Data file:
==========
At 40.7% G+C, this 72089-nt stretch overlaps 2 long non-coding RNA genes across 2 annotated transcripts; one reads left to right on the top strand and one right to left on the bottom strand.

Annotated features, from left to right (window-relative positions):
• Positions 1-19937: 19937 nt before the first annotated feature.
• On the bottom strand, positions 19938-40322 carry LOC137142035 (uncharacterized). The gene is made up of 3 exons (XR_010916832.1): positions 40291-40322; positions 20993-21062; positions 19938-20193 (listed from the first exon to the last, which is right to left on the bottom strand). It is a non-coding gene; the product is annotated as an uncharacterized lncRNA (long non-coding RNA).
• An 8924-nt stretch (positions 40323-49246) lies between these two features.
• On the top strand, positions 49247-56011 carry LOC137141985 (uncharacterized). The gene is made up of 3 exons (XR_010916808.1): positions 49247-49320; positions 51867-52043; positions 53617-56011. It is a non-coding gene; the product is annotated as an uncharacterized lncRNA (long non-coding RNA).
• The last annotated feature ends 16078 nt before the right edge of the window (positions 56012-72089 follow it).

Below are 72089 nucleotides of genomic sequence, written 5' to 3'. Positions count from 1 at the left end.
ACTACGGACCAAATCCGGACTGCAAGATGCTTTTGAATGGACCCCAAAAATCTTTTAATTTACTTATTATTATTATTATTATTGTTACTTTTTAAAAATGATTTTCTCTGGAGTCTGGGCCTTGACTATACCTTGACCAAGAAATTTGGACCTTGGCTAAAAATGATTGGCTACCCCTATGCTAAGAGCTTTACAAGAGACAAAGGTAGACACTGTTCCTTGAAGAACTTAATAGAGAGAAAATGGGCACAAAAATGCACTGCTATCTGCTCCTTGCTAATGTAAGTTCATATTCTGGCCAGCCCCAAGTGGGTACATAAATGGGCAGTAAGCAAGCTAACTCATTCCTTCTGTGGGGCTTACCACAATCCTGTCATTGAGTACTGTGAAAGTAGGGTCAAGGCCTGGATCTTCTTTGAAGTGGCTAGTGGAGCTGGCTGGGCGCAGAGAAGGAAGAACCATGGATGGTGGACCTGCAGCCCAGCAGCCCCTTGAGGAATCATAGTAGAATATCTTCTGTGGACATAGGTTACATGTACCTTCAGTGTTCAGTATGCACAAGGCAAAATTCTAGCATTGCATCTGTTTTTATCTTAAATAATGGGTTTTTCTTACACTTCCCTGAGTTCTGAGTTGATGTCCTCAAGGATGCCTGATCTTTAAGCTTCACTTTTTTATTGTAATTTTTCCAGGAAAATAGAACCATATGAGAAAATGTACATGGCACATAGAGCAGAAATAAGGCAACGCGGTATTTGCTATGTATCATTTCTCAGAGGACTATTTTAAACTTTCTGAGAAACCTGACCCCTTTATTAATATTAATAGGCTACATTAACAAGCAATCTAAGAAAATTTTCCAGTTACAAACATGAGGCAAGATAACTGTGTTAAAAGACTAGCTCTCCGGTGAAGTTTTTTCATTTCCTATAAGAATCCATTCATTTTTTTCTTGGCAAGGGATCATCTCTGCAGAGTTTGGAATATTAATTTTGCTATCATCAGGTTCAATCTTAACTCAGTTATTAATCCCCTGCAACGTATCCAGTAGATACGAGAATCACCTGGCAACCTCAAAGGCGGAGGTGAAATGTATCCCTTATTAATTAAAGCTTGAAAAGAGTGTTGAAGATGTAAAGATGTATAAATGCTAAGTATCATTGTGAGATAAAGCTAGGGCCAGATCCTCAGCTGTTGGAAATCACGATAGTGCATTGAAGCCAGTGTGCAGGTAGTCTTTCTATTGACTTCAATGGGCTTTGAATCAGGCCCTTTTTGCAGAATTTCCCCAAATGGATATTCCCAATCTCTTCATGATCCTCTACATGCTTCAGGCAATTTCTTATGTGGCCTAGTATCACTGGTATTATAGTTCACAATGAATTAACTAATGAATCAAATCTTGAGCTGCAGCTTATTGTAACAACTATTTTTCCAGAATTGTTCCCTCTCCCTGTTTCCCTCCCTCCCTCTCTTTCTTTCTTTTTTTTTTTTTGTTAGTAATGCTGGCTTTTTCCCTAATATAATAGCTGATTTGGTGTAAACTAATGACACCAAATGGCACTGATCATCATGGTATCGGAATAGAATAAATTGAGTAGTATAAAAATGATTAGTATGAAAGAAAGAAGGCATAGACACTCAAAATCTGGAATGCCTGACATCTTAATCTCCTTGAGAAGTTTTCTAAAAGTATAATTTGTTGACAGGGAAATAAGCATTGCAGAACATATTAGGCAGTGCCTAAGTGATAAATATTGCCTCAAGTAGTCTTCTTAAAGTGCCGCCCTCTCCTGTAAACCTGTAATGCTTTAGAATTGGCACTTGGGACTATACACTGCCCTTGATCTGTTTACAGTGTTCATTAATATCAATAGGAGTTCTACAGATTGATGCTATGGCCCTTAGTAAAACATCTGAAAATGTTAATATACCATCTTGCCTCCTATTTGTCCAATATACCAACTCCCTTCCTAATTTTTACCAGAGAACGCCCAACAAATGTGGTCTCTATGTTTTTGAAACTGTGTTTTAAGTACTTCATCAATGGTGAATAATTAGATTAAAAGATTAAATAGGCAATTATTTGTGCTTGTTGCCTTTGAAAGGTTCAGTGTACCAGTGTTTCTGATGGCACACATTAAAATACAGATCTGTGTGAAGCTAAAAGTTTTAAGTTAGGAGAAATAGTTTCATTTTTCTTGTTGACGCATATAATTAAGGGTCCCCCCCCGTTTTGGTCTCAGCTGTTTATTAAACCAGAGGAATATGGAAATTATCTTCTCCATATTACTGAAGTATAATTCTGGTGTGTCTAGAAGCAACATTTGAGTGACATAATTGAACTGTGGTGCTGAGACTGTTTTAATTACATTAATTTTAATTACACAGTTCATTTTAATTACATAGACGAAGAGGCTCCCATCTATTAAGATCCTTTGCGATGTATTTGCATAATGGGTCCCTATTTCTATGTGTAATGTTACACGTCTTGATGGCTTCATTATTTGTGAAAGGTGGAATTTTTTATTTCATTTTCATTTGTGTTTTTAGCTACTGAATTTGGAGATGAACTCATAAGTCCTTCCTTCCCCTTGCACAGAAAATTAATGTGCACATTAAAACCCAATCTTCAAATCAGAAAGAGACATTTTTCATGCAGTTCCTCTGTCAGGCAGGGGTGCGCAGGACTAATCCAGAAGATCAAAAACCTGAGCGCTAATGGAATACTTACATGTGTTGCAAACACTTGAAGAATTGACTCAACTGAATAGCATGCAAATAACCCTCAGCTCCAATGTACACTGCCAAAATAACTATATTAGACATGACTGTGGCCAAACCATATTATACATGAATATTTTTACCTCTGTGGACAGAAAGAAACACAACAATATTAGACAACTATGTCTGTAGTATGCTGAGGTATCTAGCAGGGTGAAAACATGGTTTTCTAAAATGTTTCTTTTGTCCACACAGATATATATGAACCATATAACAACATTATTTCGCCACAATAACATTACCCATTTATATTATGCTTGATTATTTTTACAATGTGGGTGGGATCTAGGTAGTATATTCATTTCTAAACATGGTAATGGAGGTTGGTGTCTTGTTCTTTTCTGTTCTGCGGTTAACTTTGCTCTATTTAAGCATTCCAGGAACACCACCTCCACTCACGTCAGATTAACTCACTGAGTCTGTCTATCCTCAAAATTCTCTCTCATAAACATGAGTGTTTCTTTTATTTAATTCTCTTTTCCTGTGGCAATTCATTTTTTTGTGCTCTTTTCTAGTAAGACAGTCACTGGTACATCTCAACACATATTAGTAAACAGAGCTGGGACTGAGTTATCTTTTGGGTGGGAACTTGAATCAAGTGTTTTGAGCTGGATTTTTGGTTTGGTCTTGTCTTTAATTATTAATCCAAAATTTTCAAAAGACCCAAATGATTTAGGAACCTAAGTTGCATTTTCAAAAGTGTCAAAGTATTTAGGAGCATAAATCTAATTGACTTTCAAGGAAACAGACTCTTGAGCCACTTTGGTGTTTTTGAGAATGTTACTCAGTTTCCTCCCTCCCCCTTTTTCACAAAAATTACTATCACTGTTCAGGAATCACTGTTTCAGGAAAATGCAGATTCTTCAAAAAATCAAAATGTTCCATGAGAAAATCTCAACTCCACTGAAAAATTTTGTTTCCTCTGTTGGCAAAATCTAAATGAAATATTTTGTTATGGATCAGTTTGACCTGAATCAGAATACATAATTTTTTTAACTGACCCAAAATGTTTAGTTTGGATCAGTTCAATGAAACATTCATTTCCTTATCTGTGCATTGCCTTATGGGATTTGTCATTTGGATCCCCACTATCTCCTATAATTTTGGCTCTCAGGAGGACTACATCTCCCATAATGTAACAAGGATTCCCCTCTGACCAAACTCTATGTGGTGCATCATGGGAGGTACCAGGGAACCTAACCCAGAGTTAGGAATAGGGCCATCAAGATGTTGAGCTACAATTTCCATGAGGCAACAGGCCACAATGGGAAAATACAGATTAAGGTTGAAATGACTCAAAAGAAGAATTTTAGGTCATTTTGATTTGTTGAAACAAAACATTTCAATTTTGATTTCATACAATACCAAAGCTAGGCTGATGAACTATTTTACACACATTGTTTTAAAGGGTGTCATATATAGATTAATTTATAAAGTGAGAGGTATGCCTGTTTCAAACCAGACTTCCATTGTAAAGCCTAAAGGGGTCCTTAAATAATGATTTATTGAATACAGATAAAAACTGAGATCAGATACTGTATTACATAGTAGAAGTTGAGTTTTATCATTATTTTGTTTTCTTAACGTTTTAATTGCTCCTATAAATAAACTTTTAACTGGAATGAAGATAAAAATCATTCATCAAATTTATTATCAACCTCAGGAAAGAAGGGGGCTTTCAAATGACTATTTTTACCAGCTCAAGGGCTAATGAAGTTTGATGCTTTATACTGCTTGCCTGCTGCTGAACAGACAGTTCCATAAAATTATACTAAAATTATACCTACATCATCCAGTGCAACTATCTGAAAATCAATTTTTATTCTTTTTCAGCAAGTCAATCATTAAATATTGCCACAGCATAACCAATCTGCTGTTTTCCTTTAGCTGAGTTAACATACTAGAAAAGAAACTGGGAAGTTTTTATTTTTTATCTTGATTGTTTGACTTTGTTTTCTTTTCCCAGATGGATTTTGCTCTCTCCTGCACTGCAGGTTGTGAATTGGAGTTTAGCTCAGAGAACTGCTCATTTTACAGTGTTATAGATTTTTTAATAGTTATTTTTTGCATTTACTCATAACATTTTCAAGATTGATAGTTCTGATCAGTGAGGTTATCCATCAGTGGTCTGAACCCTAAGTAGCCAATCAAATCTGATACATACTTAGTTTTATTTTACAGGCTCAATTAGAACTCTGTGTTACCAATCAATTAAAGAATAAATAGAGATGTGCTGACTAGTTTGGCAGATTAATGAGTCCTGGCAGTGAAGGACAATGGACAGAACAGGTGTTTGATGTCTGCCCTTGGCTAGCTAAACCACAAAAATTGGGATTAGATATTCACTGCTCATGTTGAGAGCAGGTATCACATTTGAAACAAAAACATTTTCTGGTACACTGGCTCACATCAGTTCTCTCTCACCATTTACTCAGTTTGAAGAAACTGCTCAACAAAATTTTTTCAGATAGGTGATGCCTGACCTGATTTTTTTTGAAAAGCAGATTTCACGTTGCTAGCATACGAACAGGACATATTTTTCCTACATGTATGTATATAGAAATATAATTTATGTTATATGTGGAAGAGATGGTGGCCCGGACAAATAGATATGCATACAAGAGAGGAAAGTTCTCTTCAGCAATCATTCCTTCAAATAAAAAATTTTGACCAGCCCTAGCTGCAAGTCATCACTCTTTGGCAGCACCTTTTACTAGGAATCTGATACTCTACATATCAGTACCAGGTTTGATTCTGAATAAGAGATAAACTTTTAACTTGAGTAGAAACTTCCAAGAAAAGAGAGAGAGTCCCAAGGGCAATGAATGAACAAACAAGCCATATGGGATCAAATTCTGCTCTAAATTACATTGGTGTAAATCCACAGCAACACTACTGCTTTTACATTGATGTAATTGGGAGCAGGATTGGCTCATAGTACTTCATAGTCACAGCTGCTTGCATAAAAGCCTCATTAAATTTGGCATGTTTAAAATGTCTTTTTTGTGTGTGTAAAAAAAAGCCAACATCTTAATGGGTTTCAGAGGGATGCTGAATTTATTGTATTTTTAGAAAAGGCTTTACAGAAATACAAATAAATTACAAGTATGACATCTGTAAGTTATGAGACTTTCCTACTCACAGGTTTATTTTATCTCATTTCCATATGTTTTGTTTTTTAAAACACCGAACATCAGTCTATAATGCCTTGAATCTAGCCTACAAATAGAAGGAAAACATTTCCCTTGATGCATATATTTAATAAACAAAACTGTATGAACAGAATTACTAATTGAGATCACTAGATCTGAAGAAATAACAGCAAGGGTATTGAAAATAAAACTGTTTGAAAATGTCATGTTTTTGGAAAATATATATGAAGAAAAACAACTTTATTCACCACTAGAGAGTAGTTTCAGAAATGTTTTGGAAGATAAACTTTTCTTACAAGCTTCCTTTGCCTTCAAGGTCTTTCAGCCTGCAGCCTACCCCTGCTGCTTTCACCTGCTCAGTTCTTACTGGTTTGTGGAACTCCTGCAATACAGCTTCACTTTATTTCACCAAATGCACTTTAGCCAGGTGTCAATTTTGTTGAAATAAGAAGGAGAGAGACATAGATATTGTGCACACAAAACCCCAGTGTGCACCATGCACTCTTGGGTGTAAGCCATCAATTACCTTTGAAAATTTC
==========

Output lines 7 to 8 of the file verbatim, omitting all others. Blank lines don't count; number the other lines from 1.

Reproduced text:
• The last annotated feature ends 16078 nt before the right edge of the window (positions 56012-72089 follow it).

Below are 72089 nucleotides of genomic sequence, written 5' to 3'. Positions count from 1 at the left end.